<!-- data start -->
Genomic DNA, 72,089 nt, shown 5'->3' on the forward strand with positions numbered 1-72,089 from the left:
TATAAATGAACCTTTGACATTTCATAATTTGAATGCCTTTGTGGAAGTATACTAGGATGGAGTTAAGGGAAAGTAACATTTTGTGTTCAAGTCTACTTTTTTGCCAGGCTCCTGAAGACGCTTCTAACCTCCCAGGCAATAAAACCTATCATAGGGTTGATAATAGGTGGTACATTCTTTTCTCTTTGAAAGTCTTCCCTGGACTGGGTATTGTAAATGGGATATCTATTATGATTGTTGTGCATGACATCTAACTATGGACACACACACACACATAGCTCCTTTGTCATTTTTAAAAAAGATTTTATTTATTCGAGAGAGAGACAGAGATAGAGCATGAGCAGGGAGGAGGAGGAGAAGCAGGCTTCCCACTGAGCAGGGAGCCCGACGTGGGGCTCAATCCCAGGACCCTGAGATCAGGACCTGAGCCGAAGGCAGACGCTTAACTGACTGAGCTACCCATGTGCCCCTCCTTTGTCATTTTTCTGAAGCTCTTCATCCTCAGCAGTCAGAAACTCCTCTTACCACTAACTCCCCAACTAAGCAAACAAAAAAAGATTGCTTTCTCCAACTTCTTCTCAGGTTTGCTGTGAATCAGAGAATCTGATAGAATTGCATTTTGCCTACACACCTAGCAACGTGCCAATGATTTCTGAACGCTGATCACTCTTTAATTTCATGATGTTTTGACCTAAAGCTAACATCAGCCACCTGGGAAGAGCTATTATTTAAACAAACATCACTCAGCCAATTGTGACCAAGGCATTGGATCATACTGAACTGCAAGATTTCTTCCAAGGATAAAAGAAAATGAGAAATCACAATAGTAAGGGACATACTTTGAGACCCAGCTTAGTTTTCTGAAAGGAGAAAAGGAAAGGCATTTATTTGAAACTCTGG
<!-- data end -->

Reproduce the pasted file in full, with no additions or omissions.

Genomic DNA, 72,089 nt, shown 5'->3' on the forward strand with positions numbered 1-72,089 from the left:
TATAAATGAACCTTTGACATTTCATAATTTGAATGCCTTTGTGGAAGTATACTAGGATGGAGTTAAGGGAAAGTAACATTTTGTGTTCAAGTCTACTTTTTTGCCAGGCTCCTGAAGACGCTTCTAACCTCCCAGGCAATAAAACCTATCATAGGGTTGATAATAGGTGGTACATTCTTTTCTCTTTGAAAGTCTTCCCTGGACTGGGTATTGTAAATGGGATATCTATTATGATTGTTGTGCATGACATCTAACTATGGACACACACACACACATAGCTCCTTTGTCATTTTTAAAAAAGATTTTATTTATTCGAGAGAGAGACAGAGATAGAGCATGAGCAGGGAGGAGGAGGAGAAGCAGGCTTCCCACTGAGCAGGGAGCCCGACGTGGGGCTCAATCCCAGGACCCTGAGATCAGGACCTGAGCCGAAGGCAGACGCTTAACTGACTGAGCTACCCATGTGCCCCTCCTTTGTCATTTTTCTGAAGCTCTTCATCCTCAGCAGTCAGAAACTCCTCTTACCACTAACTCCCCAACTAAGCAAACAAAAAAAGATTGCTTTCTCCAACTTCTTCTCAGGTTTGCTGTGAATCAGAGAATCTGATAGAATTGCATTTTGCCTACACACCTAGCAACGTGCCAATGATTTCTGAACGCTGATCACTCTTTAATTTCATGATGTTTTGACCTAAAGCTAACATCAGCCACCTGGGAAGAGCTATTATTTAAACAAACATCACTCAGCCAATTGTGACCAAGGCATTGGATCATACTGAACTGCAAGATTTCTTCCAAGGATAAAAGAAAATGAGAAATCACAATAGTAAGGGACATACTTTGAGACCCAGCTTAGTTTTCTGAAAGGAGAAAAGGAAAGGCATTTATTTGAAACTCTGG